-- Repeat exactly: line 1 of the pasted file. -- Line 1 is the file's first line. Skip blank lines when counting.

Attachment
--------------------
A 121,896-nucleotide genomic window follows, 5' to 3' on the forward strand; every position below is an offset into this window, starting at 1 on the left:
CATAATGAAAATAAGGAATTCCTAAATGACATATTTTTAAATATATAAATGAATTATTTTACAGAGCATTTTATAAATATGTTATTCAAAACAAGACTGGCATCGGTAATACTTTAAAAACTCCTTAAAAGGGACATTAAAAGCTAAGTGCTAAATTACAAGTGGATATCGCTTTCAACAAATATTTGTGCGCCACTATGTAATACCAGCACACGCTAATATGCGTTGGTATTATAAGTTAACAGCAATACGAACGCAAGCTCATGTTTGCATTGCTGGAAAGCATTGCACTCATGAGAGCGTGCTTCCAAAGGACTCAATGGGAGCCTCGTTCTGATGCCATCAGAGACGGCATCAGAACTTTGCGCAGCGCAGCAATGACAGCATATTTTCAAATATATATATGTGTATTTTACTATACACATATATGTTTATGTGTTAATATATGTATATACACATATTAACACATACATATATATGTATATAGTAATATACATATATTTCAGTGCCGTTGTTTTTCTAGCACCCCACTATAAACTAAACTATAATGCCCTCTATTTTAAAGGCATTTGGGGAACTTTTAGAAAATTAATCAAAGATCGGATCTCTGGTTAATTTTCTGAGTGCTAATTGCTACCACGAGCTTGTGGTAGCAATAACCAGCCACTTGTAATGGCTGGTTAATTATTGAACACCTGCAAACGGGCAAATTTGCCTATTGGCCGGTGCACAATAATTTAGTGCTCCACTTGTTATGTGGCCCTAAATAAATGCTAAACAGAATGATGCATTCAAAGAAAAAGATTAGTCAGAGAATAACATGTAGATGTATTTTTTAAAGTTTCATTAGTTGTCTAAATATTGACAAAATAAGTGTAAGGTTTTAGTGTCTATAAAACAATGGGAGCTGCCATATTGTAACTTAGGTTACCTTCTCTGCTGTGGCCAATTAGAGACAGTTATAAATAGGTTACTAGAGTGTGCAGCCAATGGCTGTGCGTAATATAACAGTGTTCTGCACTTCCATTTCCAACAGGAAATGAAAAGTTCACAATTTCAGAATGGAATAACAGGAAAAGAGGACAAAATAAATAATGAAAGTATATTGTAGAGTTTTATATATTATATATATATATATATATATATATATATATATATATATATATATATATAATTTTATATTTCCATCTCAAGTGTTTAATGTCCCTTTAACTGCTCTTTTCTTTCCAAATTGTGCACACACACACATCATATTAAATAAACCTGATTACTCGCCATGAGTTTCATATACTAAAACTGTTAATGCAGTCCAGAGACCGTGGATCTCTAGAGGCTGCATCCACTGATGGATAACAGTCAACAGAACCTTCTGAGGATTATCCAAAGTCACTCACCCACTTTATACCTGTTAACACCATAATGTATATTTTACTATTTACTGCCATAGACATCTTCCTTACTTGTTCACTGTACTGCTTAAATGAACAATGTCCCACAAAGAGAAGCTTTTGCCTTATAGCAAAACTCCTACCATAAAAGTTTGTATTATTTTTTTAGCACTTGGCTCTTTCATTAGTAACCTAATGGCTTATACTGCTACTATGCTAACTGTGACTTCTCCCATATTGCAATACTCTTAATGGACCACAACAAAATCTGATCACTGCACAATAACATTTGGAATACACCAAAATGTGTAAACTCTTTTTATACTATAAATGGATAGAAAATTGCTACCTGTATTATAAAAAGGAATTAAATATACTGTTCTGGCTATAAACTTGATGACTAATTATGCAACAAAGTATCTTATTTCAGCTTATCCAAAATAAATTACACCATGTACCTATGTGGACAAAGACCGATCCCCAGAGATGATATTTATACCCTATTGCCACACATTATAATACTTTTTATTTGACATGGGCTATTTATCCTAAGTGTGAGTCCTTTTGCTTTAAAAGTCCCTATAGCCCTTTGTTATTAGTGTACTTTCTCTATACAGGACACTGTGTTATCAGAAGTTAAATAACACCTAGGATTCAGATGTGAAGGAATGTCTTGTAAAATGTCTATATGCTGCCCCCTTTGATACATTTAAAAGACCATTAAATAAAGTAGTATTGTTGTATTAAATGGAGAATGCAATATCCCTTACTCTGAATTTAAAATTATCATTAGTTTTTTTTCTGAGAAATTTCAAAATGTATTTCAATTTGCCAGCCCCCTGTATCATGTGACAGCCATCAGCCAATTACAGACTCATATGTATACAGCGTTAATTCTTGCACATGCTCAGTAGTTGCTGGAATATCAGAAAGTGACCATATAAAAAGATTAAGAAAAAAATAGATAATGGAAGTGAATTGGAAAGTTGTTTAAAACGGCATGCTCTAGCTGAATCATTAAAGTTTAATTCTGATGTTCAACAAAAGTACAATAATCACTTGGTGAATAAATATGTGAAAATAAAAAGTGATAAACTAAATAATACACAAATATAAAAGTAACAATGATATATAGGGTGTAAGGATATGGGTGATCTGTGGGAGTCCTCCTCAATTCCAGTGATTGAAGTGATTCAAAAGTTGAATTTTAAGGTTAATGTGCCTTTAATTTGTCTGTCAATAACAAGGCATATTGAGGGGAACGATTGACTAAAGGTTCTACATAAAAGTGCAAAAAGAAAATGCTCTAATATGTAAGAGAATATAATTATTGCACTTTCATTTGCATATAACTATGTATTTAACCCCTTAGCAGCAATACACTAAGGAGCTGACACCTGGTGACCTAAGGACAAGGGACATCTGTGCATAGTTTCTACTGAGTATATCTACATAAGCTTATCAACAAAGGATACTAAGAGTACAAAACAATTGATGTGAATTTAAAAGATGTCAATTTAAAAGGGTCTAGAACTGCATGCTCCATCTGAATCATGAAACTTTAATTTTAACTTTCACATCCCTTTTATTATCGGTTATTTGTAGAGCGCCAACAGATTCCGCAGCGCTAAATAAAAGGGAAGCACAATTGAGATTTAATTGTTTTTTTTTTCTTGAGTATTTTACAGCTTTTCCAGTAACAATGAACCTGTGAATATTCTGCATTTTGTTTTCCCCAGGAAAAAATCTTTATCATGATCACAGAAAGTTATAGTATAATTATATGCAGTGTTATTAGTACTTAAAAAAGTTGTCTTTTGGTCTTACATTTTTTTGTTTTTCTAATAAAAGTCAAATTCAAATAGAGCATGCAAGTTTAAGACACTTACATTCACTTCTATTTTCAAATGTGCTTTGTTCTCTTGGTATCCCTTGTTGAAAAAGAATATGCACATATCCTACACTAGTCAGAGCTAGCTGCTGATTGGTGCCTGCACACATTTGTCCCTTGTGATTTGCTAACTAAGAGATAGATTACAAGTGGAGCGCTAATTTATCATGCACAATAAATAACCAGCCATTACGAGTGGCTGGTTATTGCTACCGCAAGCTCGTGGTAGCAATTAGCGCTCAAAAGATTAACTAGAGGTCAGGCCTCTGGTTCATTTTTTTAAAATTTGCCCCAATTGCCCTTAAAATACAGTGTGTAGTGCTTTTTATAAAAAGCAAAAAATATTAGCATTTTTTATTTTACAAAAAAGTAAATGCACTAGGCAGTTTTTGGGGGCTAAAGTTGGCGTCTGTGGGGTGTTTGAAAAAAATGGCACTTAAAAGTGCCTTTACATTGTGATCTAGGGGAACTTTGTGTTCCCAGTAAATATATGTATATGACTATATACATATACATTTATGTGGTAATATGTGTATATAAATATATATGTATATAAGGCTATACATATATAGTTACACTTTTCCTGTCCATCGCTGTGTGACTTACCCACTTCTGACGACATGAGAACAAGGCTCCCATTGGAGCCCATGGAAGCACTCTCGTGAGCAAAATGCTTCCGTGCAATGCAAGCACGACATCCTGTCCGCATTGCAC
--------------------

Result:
A 121,896-nucleotide genomic window follows, 5' to 3' on the forward strand; every position below is an offset into this window, starting at 1 on the left: